|China||APT 10 group has been attacking government, legal, religious entities and non-governmental organizations (NGOs) around the world in what appears to be an espionage campaign that has been underway for several months. The actor gained initial access by exploiting unpatched Microsoft Exchange Server vulnerabilities, and the attacker then distributed a variety of tools, including a custom loader and the Sodamaster backdoor.||Australia, Belgium, Brazil, Canada, China, Finland, France, Germany, Hong Kong, India, Israel, Italy, Japan, Montenegro, Netherlands, Norway, Philippines, Singapore, South Africa, South Korea, Sweden, Switzerland, Taiwan, Thailand, Turkey, UAE, UK, USA, Vietnam||Aerospace, Defense, Energy, Financial, Government, Healthcare, High-Tech, IT, Media, NGOs, Pharmaceutical, Telecommunications, and MSPs|
(Gamaredon Group, Winterflounder, Primitive Bear, BlueAlpha, Blue Otso, Iron Tilden, SectorC08, Callisto, Shuckworm, Actinium, DEV-0157, UAC-0010)
|Russia||UAC0010, also known as Armageddon, is responsible for spear-phishing attempts against Ukrainian government personnel. the Gamaredon group used simple tools written in VBScript, VBA Script, C#, C++, and other programming languages, mostly relying on open-source software, before gradually expanding their toolkit with a number of custom cyber-espionage tools, such as Pterodo/Pteranodon and EvilGnome malware.||Albania, Austria, Australia, Bangladesh, Brazil, Canada, Chile, China, Colombia, Croatia, Denmark, Georgia, Germany, Guatemala, Honduras, India, Indonesia, Iran, Israel, Italy, Japan, Kazakhstan, Latvia, Malaysia, Netherlands, Nigeria, Norway, Pakistan, Papua New Guinea, Poland, Portugal, Romania, Russia, South Africa, South Korea, Spain, Sweden, Turkey, UK, Ukraine, USA, Vietnam||Defense, Government, Law enforcement, NGOs and diplomats and journalists.|
(APT38, BlueNoroff, and Stardust Chollima)
|North Korean state hackers known as Lazarus group exploited a zero-day, remote code execution vulnerability (CVE-2022-0609) in Google Chrome’s web browser.||Australia, Bangladesh, Brazil, Canada, Chile, China, Ecuador, France, Germany, Guatemala, Hong Kong, India, Israel, Japan, Mexico, Philippines, Poland, Russia, South Africa, South Korea, Taiwan, Thailand, UK, USA, Vietnam||Blockchain technology and cryptocurrency industry, Financial, Critical Infrastructure, Government, Gaming, Financial Services, Technology|
|Russia||Over the last two years, OldGremlin has carried out 13 malicious email campaigns aimed at banks, industrial enterprises, medical organizations, and software developers. OldGremlin is known to carry out multi-stage targeted attacks using sophisticated tactics and techniques via ransomwares and malwares such as TinyCryptor and TinyFluff.||Russia||Financial, Healthcare, Media, banks, industrial enterprises, and software developers|
(Newscaster, NewsBeef, Parastoo, Group 83)
|Iran||An Iranian cyber espionage gang known as Rocket Kitten has begun delivering the Core Impact penetration testing tool on susceptible computers by exploiting a newly fixed severe vulnerability (CVE-2022-22954) in VMware Workspace ONE Access/Identity Manager program.||Algeria, Brazil, China, Germany, India, Israel, Japan, Kazakhstan, Romania, Russia, Turkey, UK, Ukraine, USA.||Construction, Defense, Education, Embassies, Entertainment, Government, Manufacturing, Media|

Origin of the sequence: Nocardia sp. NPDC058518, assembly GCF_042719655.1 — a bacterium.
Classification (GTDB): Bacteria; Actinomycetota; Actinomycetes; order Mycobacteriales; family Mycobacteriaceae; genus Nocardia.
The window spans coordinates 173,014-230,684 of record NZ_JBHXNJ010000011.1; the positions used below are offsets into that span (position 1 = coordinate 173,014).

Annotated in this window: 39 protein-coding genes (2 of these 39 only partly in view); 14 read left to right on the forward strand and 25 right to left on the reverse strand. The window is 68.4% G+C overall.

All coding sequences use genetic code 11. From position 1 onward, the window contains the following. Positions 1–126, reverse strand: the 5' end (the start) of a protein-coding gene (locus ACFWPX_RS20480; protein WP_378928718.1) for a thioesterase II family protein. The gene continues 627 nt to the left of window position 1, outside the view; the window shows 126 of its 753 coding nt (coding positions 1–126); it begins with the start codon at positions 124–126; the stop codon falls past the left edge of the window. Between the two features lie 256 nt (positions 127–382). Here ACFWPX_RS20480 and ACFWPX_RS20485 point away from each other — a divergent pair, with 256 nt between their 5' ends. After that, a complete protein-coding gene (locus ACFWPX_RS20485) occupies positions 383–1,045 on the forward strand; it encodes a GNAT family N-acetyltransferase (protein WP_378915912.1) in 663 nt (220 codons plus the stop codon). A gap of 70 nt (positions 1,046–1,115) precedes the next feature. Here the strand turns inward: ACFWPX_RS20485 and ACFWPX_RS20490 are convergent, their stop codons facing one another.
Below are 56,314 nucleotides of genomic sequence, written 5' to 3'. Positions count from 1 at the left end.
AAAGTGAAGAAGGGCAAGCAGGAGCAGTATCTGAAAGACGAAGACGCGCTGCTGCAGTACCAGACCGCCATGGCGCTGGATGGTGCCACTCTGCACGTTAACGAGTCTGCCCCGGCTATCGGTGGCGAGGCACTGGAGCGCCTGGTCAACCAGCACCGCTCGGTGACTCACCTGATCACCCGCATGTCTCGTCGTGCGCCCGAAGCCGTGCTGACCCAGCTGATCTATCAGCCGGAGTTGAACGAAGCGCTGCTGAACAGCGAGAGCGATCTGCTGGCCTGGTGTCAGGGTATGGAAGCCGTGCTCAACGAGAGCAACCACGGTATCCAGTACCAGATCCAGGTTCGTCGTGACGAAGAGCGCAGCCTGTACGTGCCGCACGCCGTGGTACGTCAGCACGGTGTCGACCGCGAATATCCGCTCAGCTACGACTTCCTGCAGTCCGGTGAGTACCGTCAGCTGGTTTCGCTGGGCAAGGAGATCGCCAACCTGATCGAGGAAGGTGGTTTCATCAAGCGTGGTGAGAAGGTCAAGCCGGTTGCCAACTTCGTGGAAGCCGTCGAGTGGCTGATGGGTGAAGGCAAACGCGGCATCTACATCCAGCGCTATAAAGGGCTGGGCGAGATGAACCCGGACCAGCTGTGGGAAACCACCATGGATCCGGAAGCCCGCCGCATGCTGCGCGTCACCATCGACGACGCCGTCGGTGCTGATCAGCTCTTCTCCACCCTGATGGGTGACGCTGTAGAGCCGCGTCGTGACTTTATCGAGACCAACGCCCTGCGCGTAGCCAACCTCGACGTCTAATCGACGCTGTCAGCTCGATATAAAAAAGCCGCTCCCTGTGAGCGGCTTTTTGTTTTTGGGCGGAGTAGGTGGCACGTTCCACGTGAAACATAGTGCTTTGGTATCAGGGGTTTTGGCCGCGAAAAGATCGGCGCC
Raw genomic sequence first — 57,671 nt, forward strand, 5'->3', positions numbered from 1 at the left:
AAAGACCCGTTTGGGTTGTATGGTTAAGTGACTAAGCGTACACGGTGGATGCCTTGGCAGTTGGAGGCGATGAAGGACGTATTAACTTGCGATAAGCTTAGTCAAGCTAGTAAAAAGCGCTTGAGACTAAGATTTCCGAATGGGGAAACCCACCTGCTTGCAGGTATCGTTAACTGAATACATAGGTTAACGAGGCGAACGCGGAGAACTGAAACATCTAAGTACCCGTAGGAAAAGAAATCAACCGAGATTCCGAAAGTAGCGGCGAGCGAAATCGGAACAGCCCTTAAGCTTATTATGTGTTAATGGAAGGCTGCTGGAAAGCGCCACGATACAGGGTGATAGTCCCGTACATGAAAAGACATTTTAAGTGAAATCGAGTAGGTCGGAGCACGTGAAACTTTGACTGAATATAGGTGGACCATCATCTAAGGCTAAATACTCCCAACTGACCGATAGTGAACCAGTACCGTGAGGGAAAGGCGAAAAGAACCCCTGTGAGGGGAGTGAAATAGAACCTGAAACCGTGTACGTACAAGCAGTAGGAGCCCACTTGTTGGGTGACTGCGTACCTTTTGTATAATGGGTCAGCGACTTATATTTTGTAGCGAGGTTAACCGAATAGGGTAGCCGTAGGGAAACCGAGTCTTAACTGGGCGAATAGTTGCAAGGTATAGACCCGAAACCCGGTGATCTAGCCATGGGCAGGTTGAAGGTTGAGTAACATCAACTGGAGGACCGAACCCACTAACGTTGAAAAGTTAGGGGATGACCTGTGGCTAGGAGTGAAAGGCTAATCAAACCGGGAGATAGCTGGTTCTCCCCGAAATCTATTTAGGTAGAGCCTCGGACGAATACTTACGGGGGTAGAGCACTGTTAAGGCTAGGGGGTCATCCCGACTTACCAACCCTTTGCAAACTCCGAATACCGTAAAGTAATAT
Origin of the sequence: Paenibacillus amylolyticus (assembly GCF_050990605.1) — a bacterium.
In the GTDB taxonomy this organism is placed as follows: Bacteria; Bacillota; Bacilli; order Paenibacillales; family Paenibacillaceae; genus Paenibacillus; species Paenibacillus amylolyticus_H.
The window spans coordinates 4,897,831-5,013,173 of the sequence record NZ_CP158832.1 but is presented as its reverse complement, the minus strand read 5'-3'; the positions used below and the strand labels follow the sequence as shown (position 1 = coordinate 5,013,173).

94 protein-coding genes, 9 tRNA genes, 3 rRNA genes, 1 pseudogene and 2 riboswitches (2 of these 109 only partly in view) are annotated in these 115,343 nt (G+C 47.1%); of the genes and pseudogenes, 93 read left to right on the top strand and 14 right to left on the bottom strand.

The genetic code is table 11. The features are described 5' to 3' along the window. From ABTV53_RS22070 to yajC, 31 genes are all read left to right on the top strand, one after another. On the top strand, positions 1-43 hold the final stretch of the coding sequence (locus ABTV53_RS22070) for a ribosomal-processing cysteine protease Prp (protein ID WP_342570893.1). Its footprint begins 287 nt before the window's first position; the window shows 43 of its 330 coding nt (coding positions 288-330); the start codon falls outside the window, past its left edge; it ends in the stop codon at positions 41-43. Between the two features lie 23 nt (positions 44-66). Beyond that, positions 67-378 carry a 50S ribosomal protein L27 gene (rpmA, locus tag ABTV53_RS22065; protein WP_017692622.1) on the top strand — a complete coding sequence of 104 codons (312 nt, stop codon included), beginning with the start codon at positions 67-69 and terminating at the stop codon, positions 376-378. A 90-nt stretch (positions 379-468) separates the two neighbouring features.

|Unknown||Hive Ransomware has been active since its discovery in June 2021, and it is constantly deploying different backdoors, including the Cobalt Strike beacon, on Microsoft Exchange servers that are vulnerable to ProxyShell (CVE-2021-31207, CVE-2021-34473 and CVE-2021-34523) security flaws. The threat actors then conduct network reconnaissance, obtain admin account credentials, and exfiltrate valuable data before deploying the file-encrypting payload.||United States, Germany, United Kingdom, Spain, Canada, China, Italy, Portugal, Netherlands, India, Switzerland, Peru, Colombia, Australia, Brazil||Technology, Healthcare, Transportation, Construction, Media, Professional Services, Retail, Materials, Automotive, Apparel and Fashion, Nonprofits, Retailers, Energy Providers|
Malware of the Month
|TraderTraitor||As part of Lazarus APT’s multi-channel Operation Dream Job, the TraderTraitor virus is disseminated via spear-phishing schemes. TraderTraitor operators bombarded their targets with a significant number of spear-phishing communications delivered over messaging and email systems.|
|Mirai botnet||Active exploitation of Spring4Shell has been observed, an attacker is able to weaponize and execute the Mirai botnet malware on vulnerable servers, specifically in the Singapore region. The Mirai sample is downloaded to the “/tmp” folder and executed after permissions are changed to make them executable using “chmod”|
|TinyFluff backdoor||OldGremlin uses a backdoor, TinyFluff, that launches the Node.js interpreter and grants the attacker remote access to the target system.|
|TinyCryptor ransomware||OldGremlin encrypted data on computers in the network with help of TinyCryptor ransomware and the ransomware is deployed with PsExec module of Cobalt Strike.|
Most Used TTPs